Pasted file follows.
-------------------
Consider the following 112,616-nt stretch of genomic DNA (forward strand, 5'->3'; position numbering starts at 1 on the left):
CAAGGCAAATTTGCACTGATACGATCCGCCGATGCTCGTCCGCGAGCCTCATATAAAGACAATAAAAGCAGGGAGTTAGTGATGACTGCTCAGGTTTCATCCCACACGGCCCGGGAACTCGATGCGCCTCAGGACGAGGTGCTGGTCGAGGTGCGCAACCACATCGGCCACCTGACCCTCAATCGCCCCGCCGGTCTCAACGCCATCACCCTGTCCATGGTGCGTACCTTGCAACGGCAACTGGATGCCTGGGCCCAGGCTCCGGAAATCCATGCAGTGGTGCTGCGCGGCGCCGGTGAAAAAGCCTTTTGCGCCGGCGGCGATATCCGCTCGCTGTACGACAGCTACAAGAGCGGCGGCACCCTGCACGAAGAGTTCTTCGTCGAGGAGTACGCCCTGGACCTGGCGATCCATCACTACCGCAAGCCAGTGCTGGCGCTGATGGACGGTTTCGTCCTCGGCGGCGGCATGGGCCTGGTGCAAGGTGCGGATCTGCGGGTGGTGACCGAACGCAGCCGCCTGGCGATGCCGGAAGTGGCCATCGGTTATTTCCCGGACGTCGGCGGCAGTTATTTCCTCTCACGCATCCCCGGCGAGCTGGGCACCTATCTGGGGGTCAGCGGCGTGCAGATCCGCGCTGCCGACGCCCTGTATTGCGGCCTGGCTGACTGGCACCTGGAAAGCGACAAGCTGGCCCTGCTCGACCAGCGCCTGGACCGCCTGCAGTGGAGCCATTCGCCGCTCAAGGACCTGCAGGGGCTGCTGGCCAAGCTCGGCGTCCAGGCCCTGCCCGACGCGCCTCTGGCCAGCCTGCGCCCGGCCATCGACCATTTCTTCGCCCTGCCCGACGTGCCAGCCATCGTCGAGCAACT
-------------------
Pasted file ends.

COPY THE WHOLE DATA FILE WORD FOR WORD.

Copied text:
Consider the following 112,616-nt stretch of genomic DNA (forward strand, 5'->3'; position numbering starts at 1 on the left):
CAAGGCAAATTTGCACTGATACGATCCGCCGATGCTCGTCCGCGAGCCTCATATAAAGACAATAAAAGCAGGGAGTTAGTGATGACTGCTCAGGTTTCATCCCACACGGCCCGGGAACTCGATGCGCCTCAGGACGAGGTGCTGGTCGAGGTGCGCAACCACATCGGCCACCTGACCCTCAATCGCCCCGCCGGTCTCAACGCCATCACCCTGTCCATGGTGCGTACCTTGCAACGGCAACTGGATGCCTGGGCCCAGGCTCCGGAAATCCATGCAGTGGTGCTGCGCGGCGCCGGTGAAAAAGCCTTTTGCGCCGGCGGCGATATCCGCTCGCTGTACGACAGCTACAAGAGCGGCGGCACCCTGCACGAAGAGTTCTTCGTCGAGGAGTACGCCCTGGACCTGGCGATCCATCACTACCGCAAGCCAGTGCTGGCGCTGATGGACGGTTTCGTCCTCGGCGGCGGCATGGGCCTGGTGCAAGGTGCGGATCTGCGGGTGGTGACCGAACGCAGCCGCCTGGCGATGCCGGAAGTGGCCATCGGTTATTTCCCGGACGTCGGCGGCAGTTATTTCCTCTCACGCATCCCCGGCGAGCTGGGCACCTATCTGGGGGTCAGCGGCGTGCAGATCCGCGCTGCCGACGCCCTGTATTGCGGCCTGGCTGACTGGCACCTGGAAAGCGACAAGCTGGCCCTGCTCGACCAGCGCCTGGACCGCCTGCAGTGGAGCCATTCGCCGCTCAAGGACCTGCAGGGGCTGCTGGCCAAGCTCGGCGTCCAGGCCCTGCCCGACGCGCCTCTGGCCAGCCTGCGCCCGGCCATCGACCATTTCTTCGCCCTGCCCGACGTGCCAGCCATCGTCGAGCAACT